Take the 2-minute tour ×
Stack Overflow is a question and answer site for professional and enthusiast programmers. It's 100% free.

I am incorporating DotNetOpenAuth to my asp.net website. I am new with Entity framework. Database.DataContext.AddToUser(user) located in LogingFrame.aspx.cs does not add a user into the database. User and AuthenticationToken records are filled correctly. The same code from template project, which points to the same database, works fine. Probably I missed something during incorporation. Could you please point what I have to check? Please let me know if you need any code to be provided.

share|improve this question

2 Answers 2

up vote 1 down vote accepted

...does not add a user into the database. User and AuthenticationToken records are filled correctly.

Your question seems to contradict itself, or I'm reading it wrong. It sounds like you're saying no user is added, but then a user is added.

Let me take a stab at it though and let you know how this project template works. A database transaction wraps all database changes within a single HTTP request. It's built into the RelyingPartyLogic assembly to have this behavior. Also, at the end of a successful HTTP request (one that didn't result in an unhandled exception) SaveChanges() is called and the transaction is committed. If an unhandled exception is thrown, the changes and transaction are rolled back. This helps to protect the integrity of your database.

A side-effect of this is, however, that if you're debugging through an "add a user" method and after you see AddToUser executed you jump to the users table to see if it was added, it won't be there because SaveChanges hasn't yet been called and the transaction hasn't been committed yet.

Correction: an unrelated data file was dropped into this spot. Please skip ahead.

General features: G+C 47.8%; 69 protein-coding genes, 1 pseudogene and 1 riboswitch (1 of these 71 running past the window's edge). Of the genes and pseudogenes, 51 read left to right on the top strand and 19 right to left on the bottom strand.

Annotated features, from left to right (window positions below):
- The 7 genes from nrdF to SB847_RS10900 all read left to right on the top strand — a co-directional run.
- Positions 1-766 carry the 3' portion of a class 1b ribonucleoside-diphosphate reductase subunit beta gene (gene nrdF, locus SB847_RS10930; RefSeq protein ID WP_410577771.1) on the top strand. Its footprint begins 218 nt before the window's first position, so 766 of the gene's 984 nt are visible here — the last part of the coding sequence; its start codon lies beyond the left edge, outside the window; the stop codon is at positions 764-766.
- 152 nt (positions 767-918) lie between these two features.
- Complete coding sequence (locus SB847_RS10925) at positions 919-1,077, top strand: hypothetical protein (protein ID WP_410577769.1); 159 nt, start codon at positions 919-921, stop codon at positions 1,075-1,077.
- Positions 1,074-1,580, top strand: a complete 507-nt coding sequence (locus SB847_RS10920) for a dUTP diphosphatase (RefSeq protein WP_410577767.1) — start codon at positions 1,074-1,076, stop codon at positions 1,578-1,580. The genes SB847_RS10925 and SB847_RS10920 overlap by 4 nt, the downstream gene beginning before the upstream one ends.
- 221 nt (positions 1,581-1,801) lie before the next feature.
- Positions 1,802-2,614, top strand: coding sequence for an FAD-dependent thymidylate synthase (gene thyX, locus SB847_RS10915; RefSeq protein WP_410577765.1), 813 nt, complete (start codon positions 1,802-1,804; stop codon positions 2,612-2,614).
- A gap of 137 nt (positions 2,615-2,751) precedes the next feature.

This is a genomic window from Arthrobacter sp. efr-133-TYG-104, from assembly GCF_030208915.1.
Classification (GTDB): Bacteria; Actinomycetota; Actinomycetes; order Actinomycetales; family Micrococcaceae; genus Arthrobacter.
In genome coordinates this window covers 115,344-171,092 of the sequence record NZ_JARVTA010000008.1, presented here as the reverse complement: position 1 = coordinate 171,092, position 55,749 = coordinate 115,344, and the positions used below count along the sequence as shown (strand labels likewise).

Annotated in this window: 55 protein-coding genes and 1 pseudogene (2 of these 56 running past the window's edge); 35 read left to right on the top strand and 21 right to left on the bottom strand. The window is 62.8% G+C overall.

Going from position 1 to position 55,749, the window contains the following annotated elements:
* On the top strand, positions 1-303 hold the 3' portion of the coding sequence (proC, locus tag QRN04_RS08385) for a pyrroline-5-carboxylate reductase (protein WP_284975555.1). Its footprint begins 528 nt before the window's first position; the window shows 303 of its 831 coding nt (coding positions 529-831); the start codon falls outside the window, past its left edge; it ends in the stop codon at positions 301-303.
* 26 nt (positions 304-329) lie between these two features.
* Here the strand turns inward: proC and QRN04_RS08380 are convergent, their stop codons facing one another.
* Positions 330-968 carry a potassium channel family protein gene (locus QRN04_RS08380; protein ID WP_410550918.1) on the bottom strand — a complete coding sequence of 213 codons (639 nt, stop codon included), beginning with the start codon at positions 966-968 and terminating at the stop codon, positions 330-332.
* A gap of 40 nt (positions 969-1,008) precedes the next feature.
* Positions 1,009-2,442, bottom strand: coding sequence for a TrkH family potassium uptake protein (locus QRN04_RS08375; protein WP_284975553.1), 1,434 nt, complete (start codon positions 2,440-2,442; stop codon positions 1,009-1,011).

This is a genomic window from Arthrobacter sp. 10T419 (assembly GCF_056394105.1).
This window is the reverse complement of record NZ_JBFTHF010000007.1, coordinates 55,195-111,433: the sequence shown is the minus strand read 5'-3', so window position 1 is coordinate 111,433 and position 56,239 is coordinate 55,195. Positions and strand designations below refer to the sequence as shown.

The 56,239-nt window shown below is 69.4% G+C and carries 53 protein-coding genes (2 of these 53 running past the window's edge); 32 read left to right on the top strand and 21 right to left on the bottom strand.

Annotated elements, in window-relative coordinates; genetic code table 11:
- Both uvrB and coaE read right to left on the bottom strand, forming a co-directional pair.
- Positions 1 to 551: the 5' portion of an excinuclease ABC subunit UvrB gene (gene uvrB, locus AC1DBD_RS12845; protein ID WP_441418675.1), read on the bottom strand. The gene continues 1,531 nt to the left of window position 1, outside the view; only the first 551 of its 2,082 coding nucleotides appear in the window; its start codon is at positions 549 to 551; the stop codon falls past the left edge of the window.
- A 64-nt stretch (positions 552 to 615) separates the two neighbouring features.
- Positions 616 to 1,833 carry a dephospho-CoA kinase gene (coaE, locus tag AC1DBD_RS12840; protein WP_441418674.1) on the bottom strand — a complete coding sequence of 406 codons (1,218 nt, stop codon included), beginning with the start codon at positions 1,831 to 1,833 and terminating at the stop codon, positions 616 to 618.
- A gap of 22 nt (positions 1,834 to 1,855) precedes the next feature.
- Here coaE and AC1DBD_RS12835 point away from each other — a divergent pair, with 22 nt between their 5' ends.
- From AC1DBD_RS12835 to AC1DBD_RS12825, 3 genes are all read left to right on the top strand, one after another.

Per standard Entity Framework behavior, SaveChanges must be called for your changes to be persisted in the database, but as I said before, the RelyingPartyLogic library makes this call for you. But you may sometimes need to call SaveChanges yourself in your own code in order to (for example) get the ID of a newly added row. This works even within a transaction before committing it.

Hope that helps.

share|improve this answer

Did you forget to call DataContext.SaveChanges()?

share|improve this answer
Good thing to check for generally, but not necessary for the project template since it calls SaveChanges for the user automatically at the close of an HTTP request. –  Andrew Arnott Dec 20 '09 at 21:45

Your Answer


By posting your answer, you agree to the privacy policy and terms of service.

Not the answer you're looking for? Browse other questions tagged or ask your own question.